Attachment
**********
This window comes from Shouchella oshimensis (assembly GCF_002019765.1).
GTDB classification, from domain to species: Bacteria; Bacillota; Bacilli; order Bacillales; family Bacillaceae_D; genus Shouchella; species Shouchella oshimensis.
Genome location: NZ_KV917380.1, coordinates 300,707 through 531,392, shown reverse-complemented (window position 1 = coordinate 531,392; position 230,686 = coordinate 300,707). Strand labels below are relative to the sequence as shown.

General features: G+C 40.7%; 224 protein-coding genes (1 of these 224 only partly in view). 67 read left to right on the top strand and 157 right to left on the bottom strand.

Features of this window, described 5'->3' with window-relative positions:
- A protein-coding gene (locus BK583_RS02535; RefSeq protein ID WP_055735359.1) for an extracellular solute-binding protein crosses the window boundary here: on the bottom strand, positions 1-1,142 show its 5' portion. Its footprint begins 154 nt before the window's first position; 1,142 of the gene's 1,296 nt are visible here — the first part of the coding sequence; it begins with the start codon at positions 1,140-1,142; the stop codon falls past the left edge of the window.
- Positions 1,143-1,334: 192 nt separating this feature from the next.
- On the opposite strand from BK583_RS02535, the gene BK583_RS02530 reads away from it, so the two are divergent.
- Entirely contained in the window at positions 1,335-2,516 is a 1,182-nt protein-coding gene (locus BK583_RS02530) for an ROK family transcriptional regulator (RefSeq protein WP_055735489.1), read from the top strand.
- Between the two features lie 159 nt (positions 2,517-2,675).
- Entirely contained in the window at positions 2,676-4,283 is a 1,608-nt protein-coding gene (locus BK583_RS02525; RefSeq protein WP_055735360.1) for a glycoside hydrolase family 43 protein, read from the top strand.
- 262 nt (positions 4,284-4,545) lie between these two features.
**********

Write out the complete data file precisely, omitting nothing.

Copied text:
This window comes from Shouchella oshimensis (assembly GCF_002019765.1).
GTDB classification, from domain to species: Bacteria; Bacillota; Bacilli; order Bacillales; family Bacillaceae_D; genus Shouchella; species Shouchella oshimensis.
Genome location: NZ_KV917380.1, coordinates 300,707 through 531,392, shown reverse-complemented (window position 1 = coordinate 531,392; position 230,686 = coordinate 300,707). Strand labels below are relative to the sequence as shown.

General features: G+C 40.7%; 224 protein-coding genes (1 of these 224 only partly in view). 67 read left to right on the top strand and 157 right to left on the bottom strand.

Features of this window, described 5'->3' with window-relative positions:
- A protein-coding gene (locus BK583_RS02535; RefSeq protein ID WP_055735359.1) for an extracellular solute-binding protein crosses the window boundary here: on the bottom strand, positions 1-1,142 show its 5' portion. Its footprint begins 154 nt before the window's first position; 1,142 of the gene's 1,296 nt are visible here — the first part of the coding sequence; it begins with the start codon at positions 1,140-1,142; the stop codon falls past the left edge of the window.
- Positions 1,143-1,334: 192 nt separating this feature from the next.
- On the opposite strand from BK583_RS02535, the gene BK583_RS02530 reads away from it, so the two are divergent.
- Entirely contained in the window at positions 1,335-2,516 is a 1,182-nt protein-coding gene (locus BK583_RS02530) for an ROK family transcriptional regulator (RefSeq protein WP_055735489.1), read from the top strand.
- Between the two features lie 159 nt (positions 2,517-2,675).
- Entirely contained in the window at positions 2,676-4,283 is a 1,608-nt protein-coding gene (locus BK583_RS02525; RefSeq protein WP_055735360.1) for a glycoside hydrolase family 43 protein, read from the top strand.
- 262 nt (positions 4,284-4,545) lie between these two features.